Atheism With a Dash of Procrastination

So, this blurb is a bit overdue from me, given that Steven and Michael had already done their introductions for the site. But, better late than never! Being that I was raised a Christian (protestant), becoming an Atheist was quite an eye-opening process. Both Michael and Steven played their roles - Michael told me what atheism was at a young age (7th-8th grade), and Steven supported my skeptical tendencies throughout many of our conversations (despite him being a Christian as well, at the time).For most of my childhood and early teens, I considered myself an Agnostic, but lacking the proper information to understand and accept Atheism. This type of apathetic view grew old - I had procrastinated long enough, when it came to deciding what I *actually* believed in. From there, I was only a few days of research and debate away from admitting to myself that the existence of a deity however comforting, wasn't likely true, and not something I honestly believed in. To me, the only "evidence" for any god were the man-written holy books. And considering how unbelievable the stories held within them were (and how those stories didn't line up with reality and history), I failed to see them as the true depictions of mans origin as they claimed to be. Thanks to my friends and self-reflection, I became an Atheist.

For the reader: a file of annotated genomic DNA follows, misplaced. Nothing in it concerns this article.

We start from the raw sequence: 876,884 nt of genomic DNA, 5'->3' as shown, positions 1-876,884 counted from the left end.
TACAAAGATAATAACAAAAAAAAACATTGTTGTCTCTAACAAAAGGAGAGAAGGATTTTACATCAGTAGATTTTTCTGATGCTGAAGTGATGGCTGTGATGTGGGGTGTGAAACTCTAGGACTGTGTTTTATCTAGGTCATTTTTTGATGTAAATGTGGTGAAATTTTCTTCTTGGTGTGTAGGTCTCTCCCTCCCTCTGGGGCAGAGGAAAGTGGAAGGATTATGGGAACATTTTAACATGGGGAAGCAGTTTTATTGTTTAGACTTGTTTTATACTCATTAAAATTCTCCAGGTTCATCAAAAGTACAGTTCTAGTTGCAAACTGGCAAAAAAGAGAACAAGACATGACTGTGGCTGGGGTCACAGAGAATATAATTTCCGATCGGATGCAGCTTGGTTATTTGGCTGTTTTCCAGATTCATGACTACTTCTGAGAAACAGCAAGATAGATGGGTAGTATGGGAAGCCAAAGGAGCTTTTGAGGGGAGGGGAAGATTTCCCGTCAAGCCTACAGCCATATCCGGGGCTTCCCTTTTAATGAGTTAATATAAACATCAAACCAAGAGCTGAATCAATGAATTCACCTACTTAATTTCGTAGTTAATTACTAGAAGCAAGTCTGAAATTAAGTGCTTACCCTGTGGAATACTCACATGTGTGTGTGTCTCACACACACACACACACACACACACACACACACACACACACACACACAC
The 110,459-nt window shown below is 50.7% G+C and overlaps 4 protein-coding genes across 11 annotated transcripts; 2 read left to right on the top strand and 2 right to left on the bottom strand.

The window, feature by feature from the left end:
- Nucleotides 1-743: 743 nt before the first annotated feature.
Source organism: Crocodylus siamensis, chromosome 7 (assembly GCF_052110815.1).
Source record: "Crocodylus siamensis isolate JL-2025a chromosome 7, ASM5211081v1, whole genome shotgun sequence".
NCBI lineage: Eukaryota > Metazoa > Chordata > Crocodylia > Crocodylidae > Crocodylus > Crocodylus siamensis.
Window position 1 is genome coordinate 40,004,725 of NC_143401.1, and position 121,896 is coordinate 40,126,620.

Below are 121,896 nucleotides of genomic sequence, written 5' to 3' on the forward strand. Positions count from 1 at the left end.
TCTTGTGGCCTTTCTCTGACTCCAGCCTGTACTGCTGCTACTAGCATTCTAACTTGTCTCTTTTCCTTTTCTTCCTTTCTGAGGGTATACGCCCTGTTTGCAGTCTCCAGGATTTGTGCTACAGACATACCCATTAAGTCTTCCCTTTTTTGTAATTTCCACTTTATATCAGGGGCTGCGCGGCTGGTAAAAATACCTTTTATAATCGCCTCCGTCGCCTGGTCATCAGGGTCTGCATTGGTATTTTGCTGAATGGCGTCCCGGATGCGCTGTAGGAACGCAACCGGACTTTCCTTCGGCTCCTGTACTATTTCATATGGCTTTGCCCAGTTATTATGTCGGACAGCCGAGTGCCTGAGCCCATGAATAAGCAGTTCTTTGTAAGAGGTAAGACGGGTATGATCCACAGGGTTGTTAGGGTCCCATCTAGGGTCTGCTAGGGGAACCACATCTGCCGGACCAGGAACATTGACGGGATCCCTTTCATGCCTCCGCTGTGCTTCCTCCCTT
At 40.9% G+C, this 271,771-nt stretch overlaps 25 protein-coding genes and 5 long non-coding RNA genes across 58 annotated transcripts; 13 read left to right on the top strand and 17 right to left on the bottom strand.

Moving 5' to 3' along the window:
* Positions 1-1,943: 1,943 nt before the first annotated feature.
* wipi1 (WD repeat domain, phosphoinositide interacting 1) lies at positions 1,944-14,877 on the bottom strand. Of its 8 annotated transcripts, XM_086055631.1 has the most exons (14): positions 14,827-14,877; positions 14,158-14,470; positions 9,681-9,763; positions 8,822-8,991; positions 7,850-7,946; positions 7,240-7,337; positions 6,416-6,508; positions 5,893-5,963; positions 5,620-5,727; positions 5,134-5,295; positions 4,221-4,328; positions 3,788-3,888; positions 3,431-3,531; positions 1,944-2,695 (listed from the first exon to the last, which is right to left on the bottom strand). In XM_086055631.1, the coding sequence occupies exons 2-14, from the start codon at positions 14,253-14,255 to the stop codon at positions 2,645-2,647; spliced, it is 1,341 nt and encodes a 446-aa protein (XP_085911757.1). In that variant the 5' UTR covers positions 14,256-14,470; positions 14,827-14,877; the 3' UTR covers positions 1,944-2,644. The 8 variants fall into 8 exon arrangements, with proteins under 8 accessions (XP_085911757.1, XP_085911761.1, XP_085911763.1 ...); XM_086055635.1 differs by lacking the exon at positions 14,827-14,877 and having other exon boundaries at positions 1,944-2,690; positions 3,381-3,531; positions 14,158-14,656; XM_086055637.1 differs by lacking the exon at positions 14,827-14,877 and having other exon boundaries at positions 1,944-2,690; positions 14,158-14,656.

The type of thought-procrastination seems to plague the growth of Atheism in the United States, and is one of the many reasons we wanted to start this website and podcasts like "Rational Discourse Weekly." We had decided to stop pretending that the absolute truths of science and ancient mythologies known as religion would be universally accepted and cease to exist, respectively. I personally believe that mankind can see past the ways of our ancestors, and mark religion as nothing more than how man explained the unknown in the days of old. I also believe that there is NO god.

 

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